Antwan Barnes, San Diego Chargers, OLB/DE, 28-Years-Old, 6-Year Veteran
Antwan Barnes is a familiar name if you were an Eagles fan prior to 2010. He was a late-preseason trade acquisition by Philadelphia, who lasted two games in green. He was cut and was quickly snatched up by San Diego, where he became a rotational pass rusher as a 3-4 OLB. Barnes failed in Philly because Rory Segrest was his defensive line coach and as he proved in SD, he is a much better rush linebacker than defensive end. If you sign Barnes, you want him to be the third rusher in your rotation as he’s not an ideal starter due to his lack of run-stopping ability.
Erin Henderson, Minnesota Vikings, OLB, 26-Years-Old, 5-Year Veteran
Erin Henderson is the younger brother of E.J. "Leg Goes the Wrong Way" Henderson (http://bit.ly/5rkqhy). The younger Henderson is a WILL linebacker who has starting and special teams experience. He’s not going to stick out with his stats but is a decent tackler and has range. The Vikings are not a defensive powerhouse, but Erin Henderson has played well over the past two years. The downside with Erin is he searching for serious linebacker money, but will most likely have to settle for a less than stellar deal for the 2nd year in a row. He’s worth considering if we stay as a 4-3.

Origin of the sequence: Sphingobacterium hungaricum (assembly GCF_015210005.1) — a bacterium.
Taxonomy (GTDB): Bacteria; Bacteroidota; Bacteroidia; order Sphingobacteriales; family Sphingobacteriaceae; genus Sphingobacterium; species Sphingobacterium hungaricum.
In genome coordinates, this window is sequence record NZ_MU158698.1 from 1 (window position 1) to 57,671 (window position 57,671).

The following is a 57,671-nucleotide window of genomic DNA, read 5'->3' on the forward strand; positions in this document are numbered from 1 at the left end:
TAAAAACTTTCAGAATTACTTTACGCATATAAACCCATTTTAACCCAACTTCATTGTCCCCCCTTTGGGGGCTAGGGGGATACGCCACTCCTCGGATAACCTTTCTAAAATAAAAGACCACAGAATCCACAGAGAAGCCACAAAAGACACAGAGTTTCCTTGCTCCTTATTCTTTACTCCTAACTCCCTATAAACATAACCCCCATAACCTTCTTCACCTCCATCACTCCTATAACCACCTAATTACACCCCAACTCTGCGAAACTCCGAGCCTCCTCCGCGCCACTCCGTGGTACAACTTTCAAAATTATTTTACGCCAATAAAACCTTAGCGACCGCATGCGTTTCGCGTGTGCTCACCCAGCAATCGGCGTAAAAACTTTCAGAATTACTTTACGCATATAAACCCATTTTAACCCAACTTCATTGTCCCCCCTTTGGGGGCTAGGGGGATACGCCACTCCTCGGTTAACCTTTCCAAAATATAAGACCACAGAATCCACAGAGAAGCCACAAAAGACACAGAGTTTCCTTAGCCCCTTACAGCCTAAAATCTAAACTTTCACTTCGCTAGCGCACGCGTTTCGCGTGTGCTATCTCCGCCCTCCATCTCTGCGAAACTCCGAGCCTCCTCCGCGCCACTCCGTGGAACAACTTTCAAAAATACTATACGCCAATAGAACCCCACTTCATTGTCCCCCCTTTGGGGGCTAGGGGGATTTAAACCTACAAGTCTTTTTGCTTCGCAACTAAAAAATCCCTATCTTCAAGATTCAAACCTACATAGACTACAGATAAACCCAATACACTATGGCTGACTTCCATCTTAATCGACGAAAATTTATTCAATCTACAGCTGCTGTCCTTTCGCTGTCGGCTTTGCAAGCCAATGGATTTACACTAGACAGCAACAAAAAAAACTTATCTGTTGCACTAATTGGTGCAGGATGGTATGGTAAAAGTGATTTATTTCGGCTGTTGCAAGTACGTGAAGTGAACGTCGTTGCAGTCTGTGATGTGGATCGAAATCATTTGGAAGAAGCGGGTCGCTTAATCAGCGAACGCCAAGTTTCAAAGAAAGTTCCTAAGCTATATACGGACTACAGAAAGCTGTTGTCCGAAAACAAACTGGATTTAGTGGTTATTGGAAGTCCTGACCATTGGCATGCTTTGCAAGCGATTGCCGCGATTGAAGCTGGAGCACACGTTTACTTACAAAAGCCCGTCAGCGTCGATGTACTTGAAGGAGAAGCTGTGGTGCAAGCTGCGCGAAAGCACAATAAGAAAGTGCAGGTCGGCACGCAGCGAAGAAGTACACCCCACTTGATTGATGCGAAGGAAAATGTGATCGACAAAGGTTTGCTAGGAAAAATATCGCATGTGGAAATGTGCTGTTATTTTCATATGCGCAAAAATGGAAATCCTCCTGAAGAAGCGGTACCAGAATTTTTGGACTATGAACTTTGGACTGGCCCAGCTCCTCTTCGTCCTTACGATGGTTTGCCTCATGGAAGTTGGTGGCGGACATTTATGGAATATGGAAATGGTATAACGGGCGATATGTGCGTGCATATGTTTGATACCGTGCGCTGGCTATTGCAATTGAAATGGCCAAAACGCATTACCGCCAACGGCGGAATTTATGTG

Greg Toler, Arizona Cardinals, CB, 28-Years-Old, 4-Year Veteran
While the Eagles secondary needs starters, they could use some veteran competition and depth as well. Toler caught a tough break (literally) in 2011, when he was lost for the whole season, after being solid as a starter in 2010. In 2012, Toler served as depth on Ray Horton’s talented defense. Toler has falsed potential and is ballhawk in the making (http://bit.ly/V1ppXa). He has good size (6’2") and speed and great hands. The guy can be a great option as a third outside corner and dime corner.